Published on Feb 05, 2016

The objective:

The objective of this experiment was to learn whether or not an eighth grade student's level of education affects their view of racial stereotypes when given a survey regarding popular racial generalizations. My hypothesis was that above-average students will have the most open-minded view on stereotypes than the average or below average students.

To begin this experiment, I gathered 5 classes of students with varying mathematical proficiency and administered the survey to them.

After all the classes had completed the survey, I organized the surveys based on their percentage in their algebra class, above-average as 100-85%, average as 85-70%, and below average as 70% and below.

I then proceeded to count the amount of instances students chose different answers for the survey questions.

After counting the answer instances I calculated what percentage of students chose each answer and saw what the majority of them chose.

After I had calculated all of the data, it showed that the below-average and average students had a much higher percentage of answering No Racial Denomination for the seven questions posed by the survey.

The average and below average students answered 71.4% of the questions with the majority answer No Racial Denomination.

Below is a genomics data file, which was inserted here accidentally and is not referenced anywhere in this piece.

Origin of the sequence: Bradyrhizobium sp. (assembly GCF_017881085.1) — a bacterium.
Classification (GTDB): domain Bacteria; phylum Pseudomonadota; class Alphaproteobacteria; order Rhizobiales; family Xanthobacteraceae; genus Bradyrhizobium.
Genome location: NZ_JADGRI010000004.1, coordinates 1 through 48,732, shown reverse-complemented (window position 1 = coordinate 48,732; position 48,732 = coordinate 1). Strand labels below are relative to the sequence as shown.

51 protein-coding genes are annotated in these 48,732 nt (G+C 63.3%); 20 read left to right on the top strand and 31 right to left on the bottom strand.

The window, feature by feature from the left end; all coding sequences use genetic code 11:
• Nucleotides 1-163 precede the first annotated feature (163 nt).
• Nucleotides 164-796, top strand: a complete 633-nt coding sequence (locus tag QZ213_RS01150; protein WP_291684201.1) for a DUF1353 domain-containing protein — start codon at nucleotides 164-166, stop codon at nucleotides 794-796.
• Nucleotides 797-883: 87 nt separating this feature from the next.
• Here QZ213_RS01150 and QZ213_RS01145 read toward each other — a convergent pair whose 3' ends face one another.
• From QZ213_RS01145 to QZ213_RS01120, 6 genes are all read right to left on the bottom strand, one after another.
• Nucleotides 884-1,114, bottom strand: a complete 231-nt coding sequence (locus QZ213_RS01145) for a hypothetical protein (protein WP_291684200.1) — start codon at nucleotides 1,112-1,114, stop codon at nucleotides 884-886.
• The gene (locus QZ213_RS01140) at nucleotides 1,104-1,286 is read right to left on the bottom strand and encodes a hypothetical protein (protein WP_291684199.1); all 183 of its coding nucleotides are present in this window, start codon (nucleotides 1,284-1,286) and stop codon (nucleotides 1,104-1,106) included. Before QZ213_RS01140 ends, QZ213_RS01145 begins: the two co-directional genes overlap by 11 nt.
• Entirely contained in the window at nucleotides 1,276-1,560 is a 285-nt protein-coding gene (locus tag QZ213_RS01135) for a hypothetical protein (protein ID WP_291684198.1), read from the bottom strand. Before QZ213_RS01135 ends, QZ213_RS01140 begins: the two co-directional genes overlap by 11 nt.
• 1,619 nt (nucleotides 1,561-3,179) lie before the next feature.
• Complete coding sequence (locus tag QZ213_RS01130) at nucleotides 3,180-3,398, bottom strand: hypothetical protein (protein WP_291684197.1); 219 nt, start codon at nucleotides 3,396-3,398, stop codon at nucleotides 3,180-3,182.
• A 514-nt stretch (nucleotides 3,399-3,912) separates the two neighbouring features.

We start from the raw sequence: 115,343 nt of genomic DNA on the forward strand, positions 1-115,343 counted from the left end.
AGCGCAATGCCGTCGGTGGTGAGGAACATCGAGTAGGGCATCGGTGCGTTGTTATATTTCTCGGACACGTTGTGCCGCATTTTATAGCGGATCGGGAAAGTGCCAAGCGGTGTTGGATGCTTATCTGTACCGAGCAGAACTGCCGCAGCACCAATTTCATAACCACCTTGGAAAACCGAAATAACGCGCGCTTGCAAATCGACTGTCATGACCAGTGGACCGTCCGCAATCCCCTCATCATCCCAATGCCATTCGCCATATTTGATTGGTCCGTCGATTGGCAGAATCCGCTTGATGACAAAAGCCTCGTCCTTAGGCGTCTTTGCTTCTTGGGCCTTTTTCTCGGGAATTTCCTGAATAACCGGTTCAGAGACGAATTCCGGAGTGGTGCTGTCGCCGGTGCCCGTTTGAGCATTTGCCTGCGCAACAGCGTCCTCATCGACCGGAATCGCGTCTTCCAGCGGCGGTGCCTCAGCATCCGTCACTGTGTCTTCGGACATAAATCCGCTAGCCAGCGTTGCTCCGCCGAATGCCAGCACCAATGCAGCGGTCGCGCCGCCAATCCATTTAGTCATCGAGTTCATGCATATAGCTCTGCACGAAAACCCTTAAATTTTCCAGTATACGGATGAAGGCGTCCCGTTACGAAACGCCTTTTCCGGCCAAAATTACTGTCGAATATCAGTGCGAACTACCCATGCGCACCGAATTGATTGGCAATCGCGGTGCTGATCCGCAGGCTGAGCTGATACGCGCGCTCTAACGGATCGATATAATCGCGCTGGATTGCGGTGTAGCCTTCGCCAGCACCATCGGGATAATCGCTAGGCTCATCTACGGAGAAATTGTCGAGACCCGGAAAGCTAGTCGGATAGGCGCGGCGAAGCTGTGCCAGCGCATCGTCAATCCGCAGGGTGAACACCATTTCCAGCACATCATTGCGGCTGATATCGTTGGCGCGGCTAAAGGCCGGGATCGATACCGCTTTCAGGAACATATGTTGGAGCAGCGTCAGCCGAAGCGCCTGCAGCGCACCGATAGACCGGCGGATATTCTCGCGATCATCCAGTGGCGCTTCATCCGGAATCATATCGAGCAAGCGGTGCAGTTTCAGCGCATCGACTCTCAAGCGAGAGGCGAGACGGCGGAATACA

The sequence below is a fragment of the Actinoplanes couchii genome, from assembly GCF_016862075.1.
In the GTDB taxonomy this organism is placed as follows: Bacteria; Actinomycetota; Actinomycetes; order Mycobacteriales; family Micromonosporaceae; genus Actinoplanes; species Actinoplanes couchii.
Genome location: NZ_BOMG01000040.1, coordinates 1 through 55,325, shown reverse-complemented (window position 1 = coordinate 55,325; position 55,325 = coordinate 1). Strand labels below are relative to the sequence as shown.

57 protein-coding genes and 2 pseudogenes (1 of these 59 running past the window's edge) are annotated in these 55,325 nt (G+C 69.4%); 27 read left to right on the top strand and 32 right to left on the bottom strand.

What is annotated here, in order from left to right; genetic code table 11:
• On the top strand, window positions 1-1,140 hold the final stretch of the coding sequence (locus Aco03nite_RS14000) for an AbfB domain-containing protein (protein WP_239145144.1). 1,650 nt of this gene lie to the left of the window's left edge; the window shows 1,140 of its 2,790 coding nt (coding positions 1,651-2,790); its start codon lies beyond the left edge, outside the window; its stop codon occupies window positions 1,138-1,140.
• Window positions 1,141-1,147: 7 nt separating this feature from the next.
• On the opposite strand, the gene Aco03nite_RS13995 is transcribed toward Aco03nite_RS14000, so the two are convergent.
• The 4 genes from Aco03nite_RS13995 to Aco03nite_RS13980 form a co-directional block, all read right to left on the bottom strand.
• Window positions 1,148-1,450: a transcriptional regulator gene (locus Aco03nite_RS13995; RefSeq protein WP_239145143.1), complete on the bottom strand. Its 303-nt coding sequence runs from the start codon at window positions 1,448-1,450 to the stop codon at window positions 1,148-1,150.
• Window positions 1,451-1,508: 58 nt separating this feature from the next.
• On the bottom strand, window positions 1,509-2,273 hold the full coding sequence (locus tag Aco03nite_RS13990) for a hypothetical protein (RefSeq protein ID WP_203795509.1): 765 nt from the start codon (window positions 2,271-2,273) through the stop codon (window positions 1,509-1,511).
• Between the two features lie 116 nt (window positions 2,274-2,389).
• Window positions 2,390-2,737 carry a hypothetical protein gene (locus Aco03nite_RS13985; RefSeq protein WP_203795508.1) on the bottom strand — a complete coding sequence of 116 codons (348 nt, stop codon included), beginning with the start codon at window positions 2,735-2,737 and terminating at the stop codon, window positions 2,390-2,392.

On the other hand the above-average students answered 28.6% of the questions stating it as the majority. A trend in data that applies to the above-average and average groups was for the question regarding racism where both groups answered with a majority stating Caucasian.

Furthermore, the below average class gave this answer on this question the second-highest number of votes.

However, the most noticeable trend in data through groups was for question 6, regarding dropping out of school, where no students put Asian as their answer throughout the groups.

My hypothesis that above-average students would have a more open-minded view on stereotypes than their average and below-average counterparts due to their higher knowledge was rejected by my data.

The above-average students answered less of the questions with majority responses as No Racial Denomination while average and below- average students answered the questions with a much higher majority of that answer.

My data shows that above-average students will be more likely to stereotype against other people, which means more tolerance needs to be developed with them.

This project regards the effect, if any, that mathematical proficiency has on the view of racial stereotypes in eighth grade students.

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